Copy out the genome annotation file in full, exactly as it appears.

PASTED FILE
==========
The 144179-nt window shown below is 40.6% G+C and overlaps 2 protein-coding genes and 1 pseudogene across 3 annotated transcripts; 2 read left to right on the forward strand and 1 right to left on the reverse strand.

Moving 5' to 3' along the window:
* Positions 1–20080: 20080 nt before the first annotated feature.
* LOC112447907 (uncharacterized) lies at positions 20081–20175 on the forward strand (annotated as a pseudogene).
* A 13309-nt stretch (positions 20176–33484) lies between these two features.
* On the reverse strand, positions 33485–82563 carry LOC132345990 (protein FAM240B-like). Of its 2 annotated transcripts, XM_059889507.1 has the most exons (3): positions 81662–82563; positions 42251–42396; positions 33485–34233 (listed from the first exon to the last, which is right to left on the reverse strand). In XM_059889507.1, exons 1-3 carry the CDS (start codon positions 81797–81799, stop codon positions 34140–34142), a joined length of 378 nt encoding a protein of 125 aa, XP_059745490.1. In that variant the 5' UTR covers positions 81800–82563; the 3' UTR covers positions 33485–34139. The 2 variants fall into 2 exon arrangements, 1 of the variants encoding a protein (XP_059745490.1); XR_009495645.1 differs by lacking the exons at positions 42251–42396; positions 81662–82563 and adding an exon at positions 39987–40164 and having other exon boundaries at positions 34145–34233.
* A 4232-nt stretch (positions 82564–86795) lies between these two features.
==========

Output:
The 144179-nt window shown below is 40.6% G+C and overlaps 2 protein-coding genes and 1 pseudogene across 3 annotated transcripts; 2 read left to right on the forward strand and 1 right to left on the reverse strand.

Moving 5' to 3' along the window:
* Positions 1–20080: 20080 nt before the first annotated feature.
* LOC112447907 (uncharacterized) lies at positions 20081–20175 on the forward strand (annotated as a pseudogene).
* A 13309-nt stretch (positions 20176–33484) lies between these two features.
* On the reverse strand, positions 33485–82563 carry LOC132345990 (protein FAM240B-like). Of its 2 annotated transcripts, XM_059889507.1 has the most exons (3): positions 81662–82563; positions 42251–42396; positions 33485–34233 (listed from the first exon to the last, which is right to left on the reverse strand). In XM_059889507.1, exons 1-3 carry the CDS (start codon positions 81797–81799, stop codon positions 34140–34142), a joined length of 378 nt encoding a protein of 125 aa, XP_059745490.1. In that variant the 5' UTR covers positions 81800–82563; the 3' UTR covers positions 33485–34139. The 2 variants fall into 2 exon arrangements, 1 of the variants encoding a protein (XP_059745490.1); XR_009495645.1 differs by lacking the exons at positions 42251–42396; positions 81662–82563 and adding an exon at positions 39987–40164 and having other exon boundaries at positions 34145–34233.
* A 4232-nt stretch (positions 82564–86795) lies between these two features.